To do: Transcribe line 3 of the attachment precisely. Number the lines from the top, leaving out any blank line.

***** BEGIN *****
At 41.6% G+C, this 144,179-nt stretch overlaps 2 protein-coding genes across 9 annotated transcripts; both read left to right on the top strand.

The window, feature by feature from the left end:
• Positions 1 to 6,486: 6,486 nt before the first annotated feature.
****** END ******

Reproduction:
• Positions 1 to 6,486: 6,486 nt before the first annotated feature.